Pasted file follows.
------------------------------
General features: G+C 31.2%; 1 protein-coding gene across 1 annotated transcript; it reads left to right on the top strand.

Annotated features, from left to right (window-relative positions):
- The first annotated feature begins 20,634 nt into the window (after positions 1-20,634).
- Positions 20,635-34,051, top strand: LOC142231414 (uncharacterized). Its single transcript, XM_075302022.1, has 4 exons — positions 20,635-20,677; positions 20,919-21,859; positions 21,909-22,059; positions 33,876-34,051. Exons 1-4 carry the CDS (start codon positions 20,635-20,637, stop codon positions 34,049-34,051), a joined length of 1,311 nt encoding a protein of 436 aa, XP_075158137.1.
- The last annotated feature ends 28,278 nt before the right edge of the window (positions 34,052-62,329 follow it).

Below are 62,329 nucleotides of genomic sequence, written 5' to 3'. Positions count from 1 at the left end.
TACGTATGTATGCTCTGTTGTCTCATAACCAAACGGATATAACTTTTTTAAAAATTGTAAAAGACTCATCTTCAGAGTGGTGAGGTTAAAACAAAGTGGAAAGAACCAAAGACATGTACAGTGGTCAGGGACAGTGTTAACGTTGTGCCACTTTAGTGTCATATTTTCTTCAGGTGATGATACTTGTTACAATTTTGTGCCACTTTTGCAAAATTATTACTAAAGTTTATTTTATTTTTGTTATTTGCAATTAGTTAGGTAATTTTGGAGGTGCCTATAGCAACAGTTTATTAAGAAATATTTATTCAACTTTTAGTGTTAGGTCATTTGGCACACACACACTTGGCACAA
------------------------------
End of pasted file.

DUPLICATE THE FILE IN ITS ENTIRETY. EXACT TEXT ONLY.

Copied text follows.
General features: G+C 31.2%; 1 protein-coding gene across 1 annotated transcript; it reads left to right on the top strand.

Annotated features, from left to right (window-relative positions):
- The first annotated feature begins 20,634 nt into the window (after positions 1-20,634).
- Positions 20,635-34,051, top strand: LOC142231414 (uncharacterized). Its single transcript, XM_075302022.1, has 4 exons — positions 20,635-20,677; positions 20,919-21,859; positions 21,909-22,059; positions 33,876-34,051. Exons 1-4 carry the CDS (start codon positions 20,635-20,637, stop codon positions 34,049-34,051), a joined length of 1,311 nt encoding a protein of 436 aa, XP_075158137.1.
- The last annotated feature ends 28,278 nt before the right edge of the window (positions 34,052-62,329 follow it).

Below are 62,329 nucleotides of genomic sequence, written 5' to 3'. Positions count from 1 at the left end.
TACGTATGTATGCTCTGTTGTCTCATAACCAAACGGATATAACTTTTTTAAAAATTGTAAAAGACTCATCTTCAGAGTGGTGAGGTTAAAACAAAGTGGAAAGAACCAAAGACATGTACAGTGGTCAGGGACAGTGTTAACGTTGTGCCACTTTAGTGTCATATTTTCTTCAGGTGATGATACTTGTTACAATTTTGTGCCACTTTTGCAAAATTATTACTAAAGTTTATTTTATTTTTGTTATTTGCAATTAGTTAGGTAATTTTGGAGGTGCCTATAGCAACAGTTTATTAAGAAATATTTATTCAACTTTTAGTGTTAGGTCATTTGGCACACACACACTTGGCACAA